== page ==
Tilia cordata

Little Leaf Linden

 

Conestoga House & Gardens, 1608 Marietta Avenue, Lancaster PA

 

David Kantner

 

These two linden trees are good examples of pollarding, the pruning technique in which a tree’s upper branches are removed and a dense head of foliage and branches is thus promoted. This is not the same as the damaging procedure of topping trees that utilities used to practice (direc- tional pruning is now used as a healthier alternative) to resolve tree-power line conflicts.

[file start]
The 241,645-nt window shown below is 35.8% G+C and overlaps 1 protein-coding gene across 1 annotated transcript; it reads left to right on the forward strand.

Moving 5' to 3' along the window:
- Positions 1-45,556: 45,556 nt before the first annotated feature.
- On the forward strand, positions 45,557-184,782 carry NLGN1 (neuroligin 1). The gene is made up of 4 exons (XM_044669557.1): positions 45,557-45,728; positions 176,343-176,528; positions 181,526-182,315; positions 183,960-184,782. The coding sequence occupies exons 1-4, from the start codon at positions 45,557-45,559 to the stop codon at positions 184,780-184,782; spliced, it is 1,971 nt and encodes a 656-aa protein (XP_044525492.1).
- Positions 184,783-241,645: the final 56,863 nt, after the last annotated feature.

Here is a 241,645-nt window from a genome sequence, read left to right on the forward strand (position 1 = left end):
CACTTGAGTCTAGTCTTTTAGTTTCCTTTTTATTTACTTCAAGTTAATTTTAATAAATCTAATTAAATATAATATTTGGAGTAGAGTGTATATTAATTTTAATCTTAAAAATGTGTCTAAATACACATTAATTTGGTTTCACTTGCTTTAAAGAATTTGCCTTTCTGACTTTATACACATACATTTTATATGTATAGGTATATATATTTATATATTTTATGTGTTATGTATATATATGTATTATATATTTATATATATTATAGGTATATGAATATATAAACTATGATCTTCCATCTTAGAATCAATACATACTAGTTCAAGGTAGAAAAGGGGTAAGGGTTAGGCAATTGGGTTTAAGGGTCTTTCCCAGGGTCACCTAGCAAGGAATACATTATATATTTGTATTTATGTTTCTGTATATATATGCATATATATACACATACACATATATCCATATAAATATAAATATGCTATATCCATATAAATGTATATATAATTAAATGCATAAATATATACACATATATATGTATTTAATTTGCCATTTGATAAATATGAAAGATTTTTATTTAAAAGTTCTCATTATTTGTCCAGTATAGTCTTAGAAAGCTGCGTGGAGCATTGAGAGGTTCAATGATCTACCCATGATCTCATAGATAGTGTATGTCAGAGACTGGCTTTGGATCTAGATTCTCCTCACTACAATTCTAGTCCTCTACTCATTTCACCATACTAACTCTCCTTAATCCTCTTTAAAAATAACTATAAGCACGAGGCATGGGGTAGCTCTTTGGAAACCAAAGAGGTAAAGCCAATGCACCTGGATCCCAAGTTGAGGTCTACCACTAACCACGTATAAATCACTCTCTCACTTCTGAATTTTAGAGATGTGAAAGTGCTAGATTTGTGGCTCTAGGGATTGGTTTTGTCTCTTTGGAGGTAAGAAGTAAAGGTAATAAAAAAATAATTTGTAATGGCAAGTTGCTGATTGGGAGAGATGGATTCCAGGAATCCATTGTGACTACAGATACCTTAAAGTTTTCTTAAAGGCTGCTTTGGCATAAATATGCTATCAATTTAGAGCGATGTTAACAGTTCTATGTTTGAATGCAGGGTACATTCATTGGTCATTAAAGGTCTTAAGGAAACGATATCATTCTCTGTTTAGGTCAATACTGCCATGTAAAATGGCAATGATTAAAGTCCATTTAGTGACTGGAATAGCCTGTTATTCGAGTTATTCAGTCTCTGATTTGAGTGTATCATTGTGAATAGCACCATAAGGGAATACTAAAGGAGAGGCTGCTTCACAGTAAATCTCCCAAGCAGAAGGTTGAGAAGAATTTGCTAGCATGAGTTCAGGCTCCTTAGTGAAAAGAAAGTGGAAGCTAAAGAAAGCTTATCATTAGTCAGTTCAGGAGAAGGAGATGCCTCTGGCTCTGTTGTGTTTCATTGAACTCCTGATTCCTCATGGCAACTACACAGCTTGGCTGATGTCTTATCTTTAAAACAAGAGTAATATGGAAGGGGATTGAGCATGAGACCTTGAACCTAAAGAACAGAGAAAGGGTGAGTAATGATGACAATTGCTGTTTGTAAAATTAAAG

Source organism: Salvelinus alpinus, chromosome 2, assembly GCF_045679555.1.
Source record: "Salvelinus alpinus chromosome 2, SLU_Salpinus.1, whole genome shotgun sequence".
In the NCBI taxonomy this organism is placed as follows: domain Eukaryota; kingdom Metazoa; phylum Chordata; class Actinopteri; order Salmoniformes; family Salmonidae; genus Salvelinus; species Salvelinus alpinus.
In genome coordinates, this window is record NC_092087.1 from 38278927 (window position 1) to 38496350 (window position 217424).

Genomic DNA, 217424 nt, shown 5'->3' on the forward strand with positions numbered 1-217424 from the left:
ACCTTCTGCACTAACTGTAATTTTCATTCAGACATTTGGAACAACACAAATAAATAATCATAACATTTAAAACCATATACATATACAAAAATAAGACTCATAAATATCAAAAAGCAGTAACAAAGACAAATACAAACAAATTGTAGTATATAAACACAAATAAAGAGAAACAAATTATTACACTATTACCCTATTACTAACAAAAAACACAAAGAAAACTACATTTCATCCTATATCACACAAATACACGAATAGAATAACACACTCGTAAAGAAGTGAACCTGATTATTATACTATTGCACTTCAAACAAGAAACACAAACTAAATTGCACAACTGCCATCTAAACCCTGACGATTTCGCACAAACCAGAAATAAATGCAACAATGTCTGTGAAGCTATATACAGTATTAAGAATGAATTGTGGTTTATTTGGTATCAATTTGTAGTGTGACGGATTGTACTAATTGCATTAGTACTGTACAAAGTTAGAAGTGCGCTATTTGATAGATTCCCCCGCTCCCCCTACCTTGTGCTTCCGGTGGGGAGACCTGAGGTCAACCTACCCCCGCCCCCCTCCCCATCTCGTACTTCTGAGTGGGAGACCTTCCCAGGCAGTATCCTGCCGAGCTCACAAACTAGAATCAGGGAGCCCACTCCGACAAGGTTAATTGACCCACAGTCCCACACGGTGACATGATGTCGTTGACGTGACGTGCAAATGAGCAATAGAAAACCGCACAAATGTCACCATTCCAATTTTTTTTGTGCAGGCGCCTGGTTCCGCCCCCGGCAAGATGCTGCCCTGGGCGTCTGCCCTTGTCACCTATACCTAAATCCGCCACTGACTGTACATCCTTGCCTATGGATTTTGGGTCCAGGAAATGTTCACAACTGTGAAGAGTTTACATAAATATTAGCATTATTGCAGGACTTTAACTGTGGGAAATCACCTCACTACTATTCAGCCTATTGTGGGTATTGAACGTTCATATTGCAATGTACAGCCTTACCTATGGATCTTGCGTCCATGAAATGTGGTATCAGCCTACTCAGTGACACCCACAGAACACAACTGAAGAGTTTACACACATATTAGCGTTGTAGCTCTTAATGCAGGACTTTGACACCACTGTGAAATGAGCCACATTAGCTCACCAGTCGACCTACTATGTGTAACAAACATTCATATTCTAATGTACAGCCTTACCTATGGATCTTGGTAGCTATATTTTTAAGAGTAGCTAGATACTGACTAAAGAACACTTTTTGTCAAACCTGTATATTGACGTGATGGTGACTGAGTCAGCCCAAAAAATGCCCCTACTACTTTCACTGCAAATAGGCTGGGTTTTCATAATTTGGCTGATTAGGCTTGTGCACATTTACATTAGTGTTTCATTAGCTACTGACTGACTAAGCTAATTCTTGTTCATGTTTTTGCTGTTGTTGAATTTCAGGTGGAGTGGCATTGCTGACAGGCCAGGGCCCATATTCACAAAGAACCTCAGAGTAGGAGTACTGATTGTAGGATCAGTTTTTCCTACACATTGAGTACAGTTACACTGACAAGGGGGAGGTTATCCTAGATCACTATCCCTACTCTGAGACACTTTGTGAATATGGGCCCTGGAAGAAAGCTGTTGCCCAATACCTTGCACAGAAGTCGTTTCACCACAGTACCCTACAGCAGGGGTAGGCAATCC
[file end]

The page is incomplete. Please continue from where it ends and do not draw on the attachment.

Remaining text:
Indeed, these lindens might actually live longer than normal because they are maintained in a partially juvenile state and because they don’t have the same weight and windage in the upper parts. Not all trees can be pollarded — some die from the procedure — but lindens typically do very well.

 

This amazing species, whose young leaves can be eaten as a salad vege- table, is unusually adaptable to many of the tree arts, including pollarding, bonsai and espaliering.